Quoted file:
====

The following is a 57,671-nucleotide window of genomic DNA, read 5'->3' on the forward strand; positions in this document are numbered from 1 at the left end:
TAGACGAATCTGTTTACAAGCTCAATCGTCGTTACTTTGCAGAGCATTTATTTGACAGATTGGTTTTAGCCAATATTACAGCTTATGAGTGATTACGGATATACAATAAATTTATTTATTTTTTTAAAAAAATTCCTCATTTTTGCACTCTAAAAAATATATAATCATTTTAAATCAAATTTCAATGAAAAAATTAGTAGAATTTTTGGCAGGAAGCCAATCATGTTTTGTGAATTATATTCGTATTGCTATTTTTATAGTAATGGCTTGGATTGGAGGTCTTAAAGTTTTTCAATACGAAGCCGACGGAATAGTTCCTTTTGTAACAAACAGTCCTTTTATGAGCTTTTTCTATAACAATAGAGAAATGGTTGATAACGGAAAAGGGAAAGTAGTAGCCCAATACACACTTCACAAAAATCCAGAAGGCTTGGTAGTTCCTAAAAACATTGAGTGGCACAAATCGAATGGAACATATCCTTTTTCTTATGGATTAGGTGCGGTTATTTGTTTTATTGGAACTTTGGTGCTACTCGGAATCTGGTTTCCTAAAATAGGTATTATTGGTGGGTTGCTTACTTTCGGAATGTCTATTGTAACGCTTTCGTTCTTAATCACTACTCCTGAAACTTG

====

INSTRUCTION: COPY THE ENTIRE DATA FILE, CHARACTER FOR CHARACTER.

The following is a 57,671-nucleotide window of genomic DNA, read 5'->3' on the forward strand; positions in this document are numbered from 1 at the left end:
TAGACGAATCTGTTTACAAGCTCAATCGTCGTTACTTTGCAGAGCATTTATTTGACAGATTGGTTTTAGCCAATATTACAGCTTATGAGTGATTACGGATATACAATAAATTTATTTATTTTTTTAAAAAAATTCCTCATTTTTGCACTCTAAAAAATATATAATCATTTTAAATCAAATTTCAATGAAAAAATTAGTAGAATTTTTGGCAGGAAGCCAATCATGTTTTGTGAATTATATTCGTATTGCTATTTTTATAGTAATGGCTTGGATTGGAGGTCTTAAAGTTTTTCAATACGAAGCCGACGGAATAGTTCCTTTTGTAACAAACAGTCCTTTTATGAGCTTTTTCTATAACAATAGAGAAATGGTTGATAACGGAAAAGGGAAAGTAGTAGCCCAATACACACTTCACAAAAATCCAGAAGGCTTGGTAGTTCCTAAAAACATTGAGTGGCACAAATCGAATGGAACATATCCTTTTTCTTATGGATTAGGTGCGGTTATTTGTTTTATTGGAACTTTGGTGCTACTCGGAATCTGGTTTCCTAAAATAGGTATTATTGGTGGGTTGCTTACTTTCGGAATGTCTATTGTAACGCTTTCGTTCTTAATCACTACTCCTGAAACTTG